It is the practice with many to give their walls a considerable batter, not only as saving labour and stones, but with an idea that it strengthens them; but they do not consider that, in proportion as they deviate from a perpendicular, they become weaker; it also supposes, that every stone is of equal weight with the opposite one; as this is not the case, the heavy one thrusts out the lighter, and tumbles down a large part of the wall.
Ditches are generally very badly made; some few gentlemen are now beginning to turn their thoughts to this very necessary and comfortable improvement, but they seldom make them deep enough, or of sufficient breadth, and sheep and cattle run up them with ease; and, as they are usually faced with sods, and too broad in the bottom and shallow, they are torn down by the feet of cattle, in search of the grass produced by these sods. Ditches should be made at least seven feet wide at the top, and, if the ground will admit it, should be at least five feet deep, and not broader at the bottom than just to allow a shovel to clear out any weeds or earth, that may accumulate in them, and, if water runs in them, the confinement of the stream will augment its force, and help to keep them always clear. If these directions are complied with, I would advise the ditch to be planted entirely with two-year-old seedling forest trees, without any thorn quicks; they would not only afford equal shelter, but would be very valuable hereafter; if they were planted at a foot or less asunder, they would always afford various cuttings for farming purposes, and a sufficient quantity might be left for timber, to which they would grow at two feet asunder; for, as they would have air on two sides, they would not be injuriously drawn; they should be laid in like quicks, and the best of the surface-mould of the ditch carefully preserved for them. Tenants, who have terminable tenures, should register them, by which means, at the end of their lease, they will be either paid their full value, have a liberty of cutting them down, or get a renewal from their landlord rather than have his fences injured. In exposed situations I would recommend beech, but, in general, ash will be found the most generally useful.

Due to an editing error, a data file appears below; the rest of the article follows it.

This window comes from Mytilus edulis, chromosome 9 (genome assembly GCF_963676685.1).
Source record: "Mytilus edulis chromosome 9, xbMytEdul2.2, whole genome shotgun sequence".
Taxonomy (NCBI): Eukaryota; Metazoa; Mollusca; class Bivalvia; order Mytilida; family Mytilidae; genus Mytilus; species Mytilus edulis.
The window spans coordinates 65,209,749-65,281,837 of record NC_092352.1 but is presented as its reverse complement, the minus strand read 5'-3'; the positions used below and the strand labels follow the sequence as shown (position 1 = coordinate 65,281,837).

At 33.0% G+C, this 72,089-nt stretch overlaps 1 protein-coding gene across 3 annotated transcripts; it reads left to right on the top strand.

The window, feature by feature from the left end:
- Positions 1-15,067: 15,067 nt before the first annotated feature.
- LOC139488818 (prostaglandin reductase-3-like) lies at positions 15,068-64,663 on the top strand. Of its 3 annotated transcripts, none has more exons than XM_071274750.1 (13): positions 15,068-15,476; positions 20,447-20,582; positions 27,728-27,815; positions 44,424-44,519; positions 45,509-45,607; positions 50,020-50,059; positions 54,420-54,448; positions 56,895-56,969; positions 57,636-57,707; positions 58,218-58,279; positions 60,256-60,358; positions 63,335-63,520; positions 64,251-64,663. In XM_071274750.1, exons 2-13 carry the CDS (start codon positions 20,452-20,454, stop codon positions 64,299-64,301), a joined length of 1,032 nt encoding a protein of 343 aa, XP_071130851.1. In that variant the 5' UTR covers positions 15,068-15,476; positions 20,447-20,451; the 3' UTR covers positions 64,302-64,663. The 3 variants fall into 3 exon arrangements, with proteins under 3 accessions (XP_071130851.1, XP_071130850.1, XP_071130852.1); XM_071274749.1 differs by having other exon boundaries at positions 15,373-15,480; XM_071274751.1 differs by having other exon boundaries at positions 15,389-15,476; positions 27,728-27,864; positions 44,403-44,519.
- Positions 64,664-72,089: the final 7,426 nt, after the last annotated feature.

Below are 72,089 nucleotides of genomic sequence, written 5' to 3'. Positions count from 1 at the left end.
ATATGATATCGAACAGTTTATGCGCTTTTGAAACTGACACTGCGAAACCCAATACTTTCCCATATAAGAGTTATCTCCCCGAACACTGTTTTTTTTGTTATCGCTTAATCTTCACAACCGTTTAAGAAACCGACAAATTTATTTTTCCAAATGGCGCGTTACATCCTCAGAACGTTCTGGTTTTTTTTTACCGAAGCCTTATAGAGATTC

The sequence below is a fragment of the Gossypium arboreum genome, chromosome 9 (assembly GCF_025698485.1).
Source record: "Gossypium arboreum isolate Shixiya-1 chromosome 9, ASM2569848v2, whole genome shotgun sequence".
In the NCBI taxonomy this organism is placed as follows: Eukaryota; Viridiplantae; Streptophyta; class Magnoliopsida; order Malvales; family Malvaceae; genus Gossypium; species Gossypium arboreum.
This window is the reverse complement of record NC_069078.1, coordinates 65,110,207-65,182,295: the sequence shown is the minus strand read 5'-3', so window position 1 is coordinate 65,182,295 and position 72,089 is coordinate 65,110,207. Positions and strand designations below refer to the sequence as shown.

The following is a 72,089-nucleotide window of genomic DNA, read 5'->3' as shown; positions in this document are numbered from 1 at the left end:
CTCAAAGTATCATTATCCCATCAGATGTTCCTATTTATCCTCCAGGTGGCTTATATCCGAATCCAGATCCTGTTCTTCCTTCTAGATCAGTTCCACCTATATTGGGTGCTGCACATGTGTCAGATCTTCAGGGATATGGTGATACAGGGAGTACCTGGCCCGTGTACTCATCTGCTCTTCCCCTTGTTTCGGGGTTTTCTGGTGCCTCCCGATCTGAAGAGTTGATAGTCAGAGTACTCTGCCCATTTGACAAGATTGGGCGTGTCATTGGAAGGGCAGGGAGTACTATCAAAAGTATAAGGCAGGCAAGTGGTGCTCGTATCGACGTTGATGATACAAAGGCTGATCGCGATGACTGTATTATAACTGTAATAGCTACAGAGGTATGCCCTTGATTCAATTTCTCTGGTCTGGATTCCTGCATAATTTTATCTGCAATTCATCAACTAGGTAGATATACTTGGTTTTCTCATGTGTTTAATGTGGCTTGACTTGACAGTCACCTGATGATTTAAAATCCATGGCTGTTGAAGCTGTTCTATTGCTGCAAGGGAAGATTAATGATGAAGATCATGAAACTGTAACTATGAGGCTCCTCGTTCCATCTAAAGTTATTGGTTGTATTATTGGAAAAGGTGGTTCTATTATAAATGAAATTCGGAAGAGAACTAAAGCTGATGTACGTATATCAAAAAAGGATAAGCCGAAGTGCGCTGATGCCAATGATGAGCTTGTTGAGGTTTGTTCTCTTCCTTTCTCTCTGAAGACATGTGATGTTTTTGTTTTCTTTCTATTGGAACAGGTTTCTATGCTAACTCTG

In the neighbourhood of Killaloe, the fences are mostly made of furze, (ulex Europćus,) which gives an appearance to the country not unlike that of some parts of Wexford.
Sir Edward OBrien has most excellent gates through the entire of his demesne and farms; the piers are single hammered stones, and the gates are of oak, about four feet high, and nine feet broad, with spring fastenings, that enable a horseman to open them at either side without alighting; the piers are about six feet high.
In Tradree the fences are generally ditches, but very few are planted. I should imagine timber sallows could be planted in the corcass ditches to great profit.* If ivy was planted to these dry walls, it would strengthen them greatly, and prevent cattle from throwing them down.
Back to Statistical Survey of the County of Clare - Chapter 4